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PSA Dangerous Yarn Scraps for Birds

PSA Dangerous Yarn Scraps for Birds
Yarn scraps; photo used with permission

Yarn scraps can be dangerous for birds! Upon seeing their Carolina Waterfowl Rescue’s post I shared it with GoodKnitKisses Facebook followers and asked if I could quote them on my blog. I’ve seen this photo pasted around over the years and, not being an expert, shrugged it off. I didn’t want to promote using yarn scraps for bird nesting. I didn’t promote it but I wasn’t sure. But upon seeing the post from a Rescue page with warnings and then real solutions I realized GKK should pass along this valuable information along.

I hope this article helps you. Please share this blog or Share their Facebook post with your friends and followers! Thanks! -Kristen

The yarn scraps photos and quote are used with permission by Carolina Waterfowl Rescue

PSA Dangerous Yarn Scraps for Birds

Original post link

Carolina Waterfowl Rescue
Posted on Facebook on March 1, 2016 9:18a CST

“We’ve been seeing a lot of online posts lately suggesting using yarn scraps, twine or other material as outside nesting material for songbirds. While the intentions are good, please do NOT do this.

Yarn and any type of string, twine and even human hair can easily become tangled around birds legs, neck etc. and cut off circulation causing serious injury or even death. We get in many baby songbirds every year missing limbs due to string like materials in a nest.

If you want to have nesting materials in your yard, we suggest purchasing pre-made nesting material or use these natural alternatives.

Cloth Strips: Natural fibers – such as cotton, wool, jute, and burlap – make perfect bird nesting materials. Cut old fabric into pieces 3” to 6” long and no more than 1” wide. Longer pieces are too much for birds to handle and can even strangle them.

Small Yard Debris: Pine straw, wheat straw, and tiny twigs make good bird nest building materials.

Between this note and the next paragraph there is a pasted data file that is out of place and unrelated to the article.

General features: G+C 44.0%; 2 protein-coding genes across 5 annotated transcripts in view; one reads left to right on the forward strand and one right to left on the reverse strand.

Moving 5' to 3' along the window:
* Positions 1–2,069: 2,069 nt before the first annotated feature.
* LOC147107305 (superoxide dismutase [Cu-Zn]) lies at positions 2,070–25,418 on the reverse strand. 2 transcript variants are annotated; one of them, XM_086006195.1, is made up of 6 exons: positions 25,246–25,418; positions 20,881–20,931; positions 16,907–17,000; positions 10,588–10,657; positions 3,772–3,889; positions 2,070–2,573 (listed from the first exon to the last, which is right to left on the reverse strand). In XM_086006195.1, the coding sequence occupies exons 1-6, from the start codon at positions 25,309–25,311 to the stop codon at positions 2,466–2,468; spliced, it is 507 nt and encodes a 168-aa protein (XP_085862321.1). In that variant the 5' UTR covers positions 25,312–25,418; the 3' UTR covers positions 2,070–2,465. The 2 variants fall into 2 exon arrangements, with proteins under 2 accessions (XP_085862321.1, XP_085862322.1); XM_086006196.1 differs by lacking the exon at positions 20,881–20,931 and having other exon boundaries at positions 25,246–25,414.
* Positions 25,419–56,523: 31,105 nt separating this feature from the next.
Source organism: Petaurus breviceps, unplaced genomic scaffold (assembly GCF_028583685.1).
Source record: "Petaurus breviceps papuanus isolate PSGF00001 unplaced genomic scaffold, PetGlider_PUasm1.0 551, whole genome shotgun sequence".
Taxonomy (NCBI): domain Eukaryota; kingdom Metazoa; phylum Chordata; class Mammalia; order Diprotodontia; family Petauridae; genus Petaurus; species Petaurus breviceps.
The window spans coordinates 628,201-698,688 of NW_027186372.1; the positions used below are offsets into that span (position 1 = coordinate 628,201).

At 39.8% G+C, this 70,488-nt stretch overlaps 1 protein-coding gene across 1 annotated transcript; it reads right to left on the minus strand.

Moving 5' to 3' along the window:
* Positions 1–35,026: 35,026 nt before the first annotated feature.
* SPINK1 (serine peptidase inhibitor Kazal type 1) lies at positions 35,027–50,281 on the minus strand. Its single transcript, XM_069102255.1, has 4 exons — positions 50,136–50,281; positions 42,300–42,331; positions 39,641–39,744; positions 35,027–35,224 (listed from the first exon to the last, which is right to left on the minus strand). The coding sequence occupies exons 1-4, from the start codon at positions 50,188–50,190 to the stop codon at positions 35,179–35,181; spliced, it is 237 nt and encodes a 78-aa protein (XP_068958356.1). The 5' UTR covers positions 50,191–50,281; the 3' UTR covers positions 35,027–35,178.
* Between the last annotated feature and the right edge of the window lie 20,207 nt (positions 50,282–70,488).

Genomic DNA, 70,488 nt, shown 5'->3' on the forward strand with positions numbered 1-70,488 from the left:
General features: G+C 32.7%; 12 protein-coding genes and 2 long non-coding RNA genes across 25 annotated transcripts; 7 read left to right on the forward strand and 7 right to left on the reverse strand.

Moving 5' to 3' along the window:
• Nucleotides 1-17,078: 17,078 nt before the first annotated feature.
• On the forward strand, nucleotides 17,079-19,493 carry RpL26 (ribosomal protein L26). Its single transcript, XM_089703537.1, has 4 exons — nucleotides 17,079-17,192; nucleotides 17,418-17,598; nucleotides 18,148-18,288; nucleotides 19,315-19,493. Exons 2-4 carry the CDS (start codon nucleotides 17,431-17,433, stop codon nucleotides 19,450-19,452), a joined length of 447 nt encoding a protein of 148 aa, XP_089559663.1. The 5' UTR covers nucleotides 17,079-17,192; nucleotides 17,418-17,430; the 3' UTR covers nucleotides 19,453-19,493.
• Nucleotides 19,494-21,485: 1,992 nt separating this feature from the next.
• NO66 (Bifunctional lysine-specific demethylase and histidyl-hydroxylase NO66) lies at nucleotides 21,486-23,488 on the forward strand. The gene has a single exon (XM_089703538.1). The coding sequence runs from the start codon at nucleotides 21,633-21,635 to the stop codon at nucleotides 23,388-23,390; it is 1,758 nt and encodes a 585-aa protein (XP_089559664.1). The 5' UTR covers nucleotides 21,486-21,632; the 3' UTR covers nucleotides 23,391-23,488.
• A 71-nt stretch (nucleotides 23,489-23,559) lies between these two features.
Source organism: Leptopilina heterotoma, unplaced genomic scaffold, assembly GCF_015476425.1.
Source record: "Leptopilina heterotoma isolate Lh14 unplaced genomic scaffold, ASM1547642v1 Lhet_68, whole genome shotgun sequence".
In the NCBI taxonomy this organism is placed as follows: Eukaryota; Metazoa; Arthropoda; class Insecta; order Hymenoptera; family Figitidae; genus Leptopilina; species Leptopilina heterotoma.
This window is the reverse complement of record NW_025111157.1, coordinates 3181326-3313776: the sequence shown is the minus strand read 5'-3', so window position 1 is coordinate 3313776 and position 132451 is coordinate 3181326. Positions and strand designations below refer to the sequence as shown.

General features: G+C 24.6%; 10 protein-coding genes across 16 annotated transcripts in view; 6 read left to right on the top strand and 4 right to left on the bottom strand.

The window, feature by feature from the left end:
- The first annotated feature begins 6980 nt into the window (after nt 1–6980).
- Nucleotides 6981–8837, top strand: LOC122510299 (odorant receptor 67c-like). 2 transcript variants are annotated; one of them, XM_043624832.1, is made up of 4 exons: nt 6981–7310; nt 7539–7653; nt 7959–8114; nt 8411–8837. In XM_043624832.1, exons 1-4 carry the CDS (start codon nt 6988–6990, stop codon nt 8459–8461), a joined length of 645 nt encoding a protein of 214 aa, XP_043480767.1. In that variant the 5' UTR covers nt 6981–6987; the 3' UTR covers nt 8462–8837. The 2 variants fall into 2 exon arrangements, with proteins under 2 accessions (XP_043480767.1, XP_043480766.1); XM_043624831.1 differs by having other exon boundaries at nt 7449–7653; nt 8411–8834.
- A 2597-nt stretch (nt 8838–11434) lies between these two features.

Grass Clippings: One of the most common nesting materials, grass clippings can be gathered into balls or simply left mulched into your lawn.

Animal Hair: If you brush or clip your animals, save the fur! It makes a wonderfully soft lining for bird nests. Just don’t use any hair or fur that’s been treated with flea dips or insect repellents.

Cocoa Fiber: Recycle worn-out linings of hanging baskets for bird nesting material.

Plants and Seeds: Fluffy seeds and plants, such as cattails, make good bird nesting materials.

Cloth Batting: Wool or cotton batting cut into 3”- 6” strips makes good nesting material.

Feathers: Providing feathers for nesting material is a great way to recycle old down pillows!

Moss: Sphagnum or Spanish moss make great bird nesting material (make sure it’s not been chemically treated).”

Kristen Mangus
Kristen is a multi-talented entrepreneur with a heart as big as Texas. She is the Owner, Host and Creative Director of GoodKnit Kisses. GoodKnit Kisses is a company positioned to inspire, encourage and empower people through education and design. She’s built a large and loyal on-line community of followers by sharing her personal passion for knitting and all things creative through YouTube video tutorials, Facebook live broadcasts, blogs and patterns. Her vision is to leave an inspired crafting world for future generations that continues to teach and reach others. She and her husband, John, have three amazing kids.


  1. Marguerite 2 weeks ago

    I usually put out the combings from my 4 Persian cats I actually watched a large crow take a big clump it then flew onto a roof where there was another crow and shared it so funny !

  2. If yarn is cut in very small pieces 1″ or 2″ would it be OK?
    This would be too short to catch anything.

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